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U.N. Rights Rapporteur Presses For Permission To Visit Iran

Javaid Rehman is a British-Pakistani legal scholar and Professor of Islamic Law and International Law at Brunel University and the special rapporteur on the situation of human rights in the Islamic Republic of Iran.

The U.N. Special Rapporteur on the situation of human rights in Iran has again asked the Iranian government for permission to pay an "unhindered" visit to country.

Mr. Javaid Rehman, a Pakistani born British legal scholar who was appointed in July has repeatedly appealed to the Islamic Republic to end its 13-year ban on U.N. rapporteurs traveling to Iran.

Rehman succeeded another Pakistani lawyer and human rights defender Asma Jahangir who suddenly passed away in February 2018. Jahangir had also pursued the right to visit Iran without success.

The latest request by Rehman was made in his first report to the U.N. General Assembly on September 27. Special Rapporteurs usually submit reports on three-month intervals.

The report also is an overview of the major areas of human rights concerns in Iran. These are Iran’s execution of prisoners including juvenile offenders without due process; torture and other cruel, inhuman or degrading treatment or punishment used against prisoners, the denial of basic rights of free speech and freedom of assembly; women’s rights; and systematic violations of minority rights.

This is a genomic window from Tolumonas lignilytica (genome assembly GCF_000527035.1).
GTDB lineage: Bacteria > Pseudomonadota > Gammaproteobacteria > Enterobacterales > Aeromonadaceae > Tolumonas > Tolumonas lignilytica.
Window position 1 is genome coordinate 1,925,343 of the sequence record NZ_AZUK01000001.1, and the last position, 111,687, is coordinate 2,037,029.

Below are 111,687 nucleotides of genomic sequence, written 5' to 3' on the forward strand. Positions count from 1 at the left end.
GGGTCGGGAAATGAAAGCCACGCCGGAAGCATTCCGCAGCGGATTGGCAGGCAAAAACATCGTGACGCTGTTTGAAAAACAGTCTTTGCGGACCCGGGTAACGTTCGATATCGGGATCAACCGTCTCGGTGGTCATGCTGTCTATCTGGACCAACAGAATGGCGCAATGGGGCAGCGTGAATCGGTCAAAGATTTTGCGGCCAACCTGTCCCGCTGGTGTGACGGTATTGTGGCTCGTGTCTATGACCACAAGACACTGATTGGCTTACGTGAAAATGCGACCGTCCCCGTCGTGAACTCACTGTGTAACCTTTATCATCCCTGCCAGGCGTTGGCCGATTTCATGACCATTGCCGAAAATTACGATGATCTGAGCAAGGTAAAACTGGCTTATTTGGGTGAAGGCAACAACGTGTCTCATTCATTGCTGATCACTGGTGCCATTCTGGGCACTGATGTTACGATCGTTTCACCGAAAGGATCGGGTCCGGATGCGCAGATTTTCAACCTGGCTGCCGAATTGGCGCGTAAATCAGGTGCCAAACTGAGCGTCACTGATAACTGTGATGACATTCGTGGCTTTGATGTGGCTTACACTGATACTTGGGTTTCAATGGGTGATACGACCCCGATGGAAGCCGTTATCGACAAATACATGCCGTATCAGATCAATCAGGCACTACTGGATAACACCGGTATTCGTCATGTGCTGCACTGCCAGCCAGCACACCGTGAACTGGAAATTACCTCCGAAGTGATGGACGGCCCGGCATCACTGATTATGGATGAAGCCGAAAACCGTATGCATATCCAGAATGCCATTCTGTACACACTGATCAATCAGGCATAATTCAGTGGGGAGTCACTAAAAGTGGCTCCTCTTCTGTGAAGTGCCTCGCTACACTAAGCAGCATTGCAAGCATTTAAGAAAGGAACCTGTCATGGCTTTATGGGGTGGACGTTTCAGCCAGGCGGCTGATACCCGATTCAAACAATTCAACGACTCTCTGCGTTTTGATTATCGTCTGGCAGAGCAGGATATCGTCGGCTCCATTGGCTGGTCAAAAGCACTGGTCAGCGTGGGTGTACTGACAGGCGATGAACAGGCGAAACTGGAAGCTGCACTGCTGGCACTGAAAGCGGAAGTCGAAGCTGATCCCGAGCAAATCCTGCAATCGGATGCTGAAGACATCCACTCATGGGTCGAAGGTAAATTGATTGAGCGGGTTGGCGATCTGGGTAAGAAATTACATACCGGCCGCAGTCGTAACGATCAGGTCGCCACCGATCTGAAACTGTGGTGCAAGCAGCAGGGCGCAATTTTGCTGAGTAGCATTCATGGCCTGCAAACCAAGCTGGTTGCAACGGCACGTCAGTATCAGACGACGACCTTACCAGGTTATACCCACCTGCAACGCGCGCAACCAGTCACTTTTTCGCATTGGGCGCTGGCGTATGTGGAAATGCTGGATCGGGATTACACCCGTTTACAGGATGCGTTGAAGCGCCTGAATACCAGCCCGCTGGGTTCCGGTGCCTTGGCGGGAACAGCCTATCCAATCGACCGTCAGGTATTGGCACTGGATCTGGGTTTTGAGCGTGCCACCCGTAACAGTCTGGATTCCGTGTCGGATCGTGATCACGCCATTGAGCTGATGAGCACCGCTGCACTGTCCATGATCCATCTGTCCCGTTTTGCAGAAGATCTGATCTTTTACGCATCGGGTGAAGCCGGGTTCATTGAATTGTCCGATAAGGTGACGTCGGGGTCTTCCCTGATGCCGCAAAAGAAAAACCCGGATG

But it also contains a section about monitoring the impact of economic sanctions on citizens.

"The Special Rapporteur intends to monitor and report on the potential negative impact of sanctions on the enjoyment of rights, in particular in light of the decision by the United States of America on 8 May 2018 to withdraw from the Joint Comprehensive Plan of Action or so-called nuclear deal", the report notes.

Previous Rapporteurs also listed economic sanctions as an area of interest and Rehman in his report asks "the cooperation of the Government in assessing the impact of sanctions on the economic and social rights of those residing in the country."

In the current tense diplomatic climate in which Iran seeks allies against the U.S., this might be an incentive for Tehran to mull over extending a possible invitation to the U.N. Rapporteur to visit the country.

At the same time, repressive measures have intensified, as the Islamic Republic seeks to keep its restive population in check and such a visit might encourage dissidents to become more outspoken and active.